On the Speed of the Construction and How a Descending Bridge Falls over You
(Over de snelheid van de montage en hoe een neerkomende brug over je heen valt)
published by Gerrit Rietveld Academie and Tijdschrift Terras (2011)
On the Speed of the Construction
and How a Descending Bridge Falls Over You
In one of his essays, Oliver Sacks writes about a man who, after having been blind for 45
years, was able to see again due to an operation. Technically his eyes worked perfectly
now; but his brain couldn’t process the continuous influx of images. Space, light and
darkness, shapes and colors tumbled over one another into a messy heap—he couldn’t
assign meaning to any of it. A dog curled up in its basket and the same dog turning
were two different dogs. He didn’t know this melting of a two-dimensional plane into a
three-dimensional image. Nothing would click together; every perception entered his
head as a separate entity. The speed of the construction lagged behind the speed of the
incoming images causing a short-circuit. His brain gave up--he turned blind again.
Every morning you wake up to a world you once learned to see. Everything knows its
place--an immediate whole.
A baby sees the world as a mush of shapes and colors. By connecting experience to a
loose fragment in this mush - a smell, a word that’s being repeated - a shape is freed
from the whole. A visual memory has come to life. The following years all forms slowly
separate themselves from each other in the same manner, until a new whole has been
created. It’s a circle: to experience the whole, you have to see everything separately first.
You’re waiting to cross an open bridge. Normally the bridge is a carrier. The day takes
its course. When a ship lies waiting this situation changes. The traffic towards the
bridge falls silent. Engines are turned off; the pavement breaks free and rises up against
the sky. Behind everything that moves – an orange blinking light, the mast of the ship
sailing through the shaft – the bridge, a big black surface, towers over everything.
When the ship has passed, the pavement slowly lowers itself. Its shadow stretches itself;
the descending bridge falls all over you, and then connects with the horizontal line. The
foreground retreats to the background, the obstacle is a carrier again. The day resumes
Every image is an accumulation of surfaces that seamlessly merge into a whole. Only
when a bridge is open, it disconnects. Facades are outlined planes; next to which a tree
waves its own outline against a backdrop limited by the peripheries of your sight. This
is how a city unfolds. The planes that form an image change with the speed you move
with. Lines dissect differently every time; the subject keeps shifting. A square is an
embraced space; a stadium an oval that inverts this embrace. A statue forces the
surrounding space to recede because it draws all the sightlines to itself. A cord hanging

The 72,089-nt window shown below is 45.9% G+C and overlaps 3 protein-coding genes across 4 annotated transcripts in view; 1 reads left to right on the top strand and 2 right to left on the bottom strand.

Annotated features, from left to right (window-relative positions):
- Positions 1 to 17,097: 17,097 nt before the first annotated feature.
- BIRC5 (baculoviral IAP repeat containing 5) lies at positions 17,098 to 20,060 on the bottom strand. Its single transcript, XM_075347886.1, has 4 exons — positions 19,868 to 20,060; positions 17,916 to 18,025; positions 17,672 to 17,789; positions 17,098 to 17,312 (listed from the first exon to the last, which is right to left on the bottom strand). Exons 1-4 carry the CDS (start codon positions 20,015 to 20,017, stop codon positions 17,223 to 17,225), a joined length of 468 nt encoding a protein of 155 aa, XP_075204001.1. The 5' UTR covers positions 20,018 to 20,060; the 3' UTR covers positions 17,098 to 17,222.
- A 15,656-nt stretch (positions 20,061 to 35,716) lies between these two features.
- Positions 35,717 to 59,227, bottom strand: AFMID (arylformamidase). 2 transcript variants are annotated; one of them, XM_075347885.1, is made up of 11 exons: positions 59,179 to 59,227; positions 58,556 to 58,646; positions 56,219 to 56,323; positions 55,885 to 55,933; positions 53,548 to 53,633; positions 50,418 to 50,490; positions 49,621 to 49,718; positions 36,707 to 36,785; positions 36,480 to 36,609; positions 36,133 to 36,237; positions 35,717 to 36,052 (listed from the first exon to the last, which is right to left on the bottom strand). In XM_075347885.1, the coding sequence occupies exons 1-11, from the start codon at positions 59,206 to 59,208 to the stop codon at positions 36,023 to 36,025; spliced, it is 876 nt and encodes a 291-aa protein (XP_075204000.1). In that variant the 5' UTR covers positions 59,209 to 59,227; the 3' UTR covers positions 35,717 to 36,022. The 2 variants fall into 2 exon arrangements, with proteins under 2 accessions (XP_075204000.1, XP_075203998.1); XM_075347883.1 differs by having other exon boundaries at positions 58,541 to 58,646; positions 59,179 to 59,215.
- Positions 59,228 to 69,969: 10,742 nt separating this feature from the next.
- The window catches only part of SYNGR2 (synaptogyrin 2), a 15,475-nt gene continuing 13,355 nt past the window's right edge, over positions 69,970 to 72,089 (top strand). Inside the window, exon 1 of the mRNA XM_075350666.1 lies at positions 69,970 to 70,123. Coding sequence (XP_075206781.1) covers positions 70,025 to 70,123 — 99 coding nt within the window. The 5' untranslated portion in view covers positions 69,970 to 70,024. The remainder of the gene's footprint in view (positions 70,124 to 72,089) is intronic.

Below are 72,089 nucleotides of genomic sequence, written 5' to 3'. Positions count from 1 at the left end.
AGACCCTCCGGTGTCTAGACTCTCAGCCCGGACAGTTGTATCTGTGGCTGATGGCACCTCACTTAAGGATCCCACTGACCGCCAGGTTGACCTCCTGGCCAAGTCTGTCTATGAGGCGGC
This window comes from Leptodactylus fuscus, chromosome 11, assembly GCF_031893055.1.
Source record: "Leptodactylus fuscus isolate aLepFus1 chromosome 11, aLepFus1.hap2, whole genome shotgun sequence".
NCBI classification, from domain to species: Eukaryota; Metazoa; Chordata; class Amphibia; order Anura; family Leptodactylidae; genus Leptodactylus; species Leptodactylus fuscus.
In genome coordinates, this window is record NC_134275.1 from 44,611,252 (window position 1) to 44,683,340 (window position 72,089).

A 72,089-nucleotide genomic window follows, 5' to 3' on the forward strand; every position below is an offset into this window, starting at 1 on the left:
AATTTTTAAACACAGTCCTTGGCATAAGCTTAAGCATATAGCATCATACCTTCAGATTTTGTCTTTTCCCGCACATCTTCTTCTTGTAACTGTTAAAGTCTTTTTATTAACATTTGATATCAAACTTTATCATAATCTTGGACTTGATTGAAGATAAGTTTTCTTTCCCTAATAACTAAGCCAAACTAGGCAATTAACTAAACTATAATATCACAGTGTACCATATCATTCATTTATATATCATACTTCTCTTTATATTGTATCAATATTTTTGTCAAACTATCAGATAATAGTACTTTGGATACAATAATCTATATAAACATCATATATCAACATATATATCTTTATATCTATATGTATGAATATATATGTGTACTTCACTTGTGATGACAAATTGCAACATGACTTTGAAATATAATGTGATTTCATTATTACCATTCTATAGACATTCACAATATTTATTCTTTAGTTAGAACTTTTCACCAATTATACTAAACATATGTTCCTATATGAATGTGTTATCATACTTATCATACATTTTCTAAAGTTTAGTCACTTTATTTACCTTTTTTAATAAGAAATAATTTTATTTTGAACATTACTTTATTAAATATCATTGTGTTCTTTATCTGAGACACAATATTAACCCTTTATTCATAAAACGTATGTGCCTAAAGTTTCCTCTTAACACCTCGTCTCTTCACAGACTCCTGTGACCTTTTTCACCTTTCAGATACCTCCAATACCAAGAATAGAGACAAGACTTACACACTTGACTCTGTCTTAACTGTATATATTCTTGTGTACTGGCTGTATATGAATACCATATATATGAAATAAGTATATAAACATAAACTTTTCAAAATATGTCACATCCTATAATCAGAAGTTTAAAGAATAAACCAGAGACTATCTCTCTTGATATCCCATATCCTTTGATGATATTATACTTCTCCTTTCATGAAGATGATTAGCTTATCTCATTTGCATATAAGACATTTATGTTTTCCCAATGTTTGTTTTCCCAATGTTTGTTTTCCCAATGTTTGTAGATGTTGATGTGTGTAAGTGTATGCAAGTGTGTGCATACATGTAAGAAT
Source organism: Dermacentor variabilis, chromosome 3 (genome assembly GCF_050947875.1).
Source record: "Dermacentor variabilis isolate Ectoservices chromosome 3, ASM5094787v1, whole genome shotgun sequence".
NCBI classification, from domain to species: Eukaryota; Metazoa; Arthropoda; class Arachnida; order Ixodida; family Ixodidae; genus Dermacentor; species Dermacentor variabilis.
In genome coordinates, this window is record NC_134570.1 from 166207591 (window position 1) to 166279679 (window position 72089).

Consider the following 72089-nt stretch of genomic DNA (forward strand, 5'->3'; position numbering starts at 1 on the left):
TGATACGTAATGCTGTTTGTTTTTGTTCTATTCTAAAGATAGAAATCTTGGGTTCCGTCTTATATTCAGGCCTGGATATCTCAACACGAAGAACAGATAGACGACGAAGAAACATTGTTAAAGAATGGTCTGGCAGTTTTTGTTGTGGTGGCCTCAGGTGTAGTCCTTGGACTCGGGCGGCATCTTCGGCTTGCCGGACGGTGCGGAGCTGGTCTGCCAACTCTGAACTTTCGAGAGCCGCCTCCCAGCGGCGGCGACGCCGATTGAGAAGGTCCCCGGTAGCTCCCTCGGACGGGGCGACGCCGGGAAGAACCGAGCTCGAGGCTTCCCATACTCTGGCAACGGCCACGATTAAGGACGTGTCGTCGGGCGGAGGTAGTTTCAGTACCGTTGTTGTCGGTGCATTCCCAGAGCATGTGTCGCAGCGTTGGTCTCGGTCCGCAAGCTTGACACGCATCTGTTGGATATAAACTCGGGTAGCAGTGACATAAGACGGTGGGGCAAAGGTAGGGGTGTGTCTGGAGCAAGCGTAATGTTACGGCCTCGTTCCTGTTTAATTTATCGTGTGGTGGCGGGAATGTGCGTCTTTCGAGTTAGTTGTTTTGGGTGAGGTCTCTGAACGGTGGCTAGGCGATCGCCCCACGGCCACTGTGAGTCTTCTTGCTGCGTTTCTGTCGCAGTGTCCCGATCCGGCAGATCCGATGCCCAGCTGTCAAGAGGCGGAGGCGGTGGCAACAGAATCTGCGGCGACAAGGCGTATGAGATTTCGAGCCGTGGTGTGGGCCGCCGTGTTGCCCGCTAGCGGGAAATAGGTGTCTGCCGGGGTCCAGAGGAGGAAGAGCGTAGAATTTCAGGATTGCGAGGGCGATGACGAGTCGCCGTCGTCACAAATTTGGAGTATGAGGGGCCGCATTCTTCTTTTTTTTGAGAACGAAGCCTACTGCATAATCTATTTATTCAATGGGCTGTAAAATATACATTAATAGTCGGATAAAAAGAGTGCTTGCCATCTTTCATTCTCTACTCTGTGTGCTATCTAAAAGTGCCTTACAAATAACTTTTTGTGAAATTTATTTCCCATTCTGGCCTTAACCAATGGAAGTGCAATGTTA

loosely between two poles determines the difference between entrance and exclusion.
Flowers should be arranged from a shared midpoint.
In linguistics, ‘shifter’ is a term applied to the hollow words in a sentence that mean
nothing until they are associated with something or someone. Here, yesterday and
tomorrow are shifters. Tomorrow by itself doesn’t say anything in particular. Here is
always somewhere else.
You got used to ignoring the shifter. It is submissive. It pushes the attention to the
subject of the sentence and encircles the message.
Lines, edges, corners and movements – they are all shifters. They are taken up into the
construction of the image. You overlook them until all of a sudden the subject that is
encircled by them reveals the shifters. A ship that navigates through the opened quay
illuminates the vertical bridge. For an instant the shape is torn from the whole. Sunk
into the road again, the bridge goes unnoticed, like the tiles in the sidewalk, a curve in
the road, a yellow coat that enters your sight. The parts interlock like bricks. Every
time they establish different meanings. Every second they pave a space for something
to take place.
When a cruise ship enters the city and you, the viewer from the dock, stay at the same
spot, an event starts to happen. The tip of the bow slides into your image. With the
entrance of the ship, a surface rises. Depth becomes shallow; a wall looms; momentarily
the event changes into a place.
For the blind man who could see again, no event ever took place. He didn’t have enough
information to see the world. A dog kept falling apart into ears, paws and a wagging
tail. The man couldn’t discover a constant; the loose parts didn’t meet in one place. He
never arrived anywhere.
Not that people who do see arrive anywhere. The place that came into being with the
arrival of the cruise ship remains in continuous motion. The cabins keep moving ahead.
Cars pass behind your back. Gulls carry branches in their beaks. The parts are
assembled in a different way every time. Loose pieces float to your retina, which reflects
them as one image - a place takes shape. But here is a shifter that is always being
constructed somewhere else. Here is an accumulation of different bricks: a corner, an
edge, a yellow coat entering your sight. Here is only a place when you close your eyes.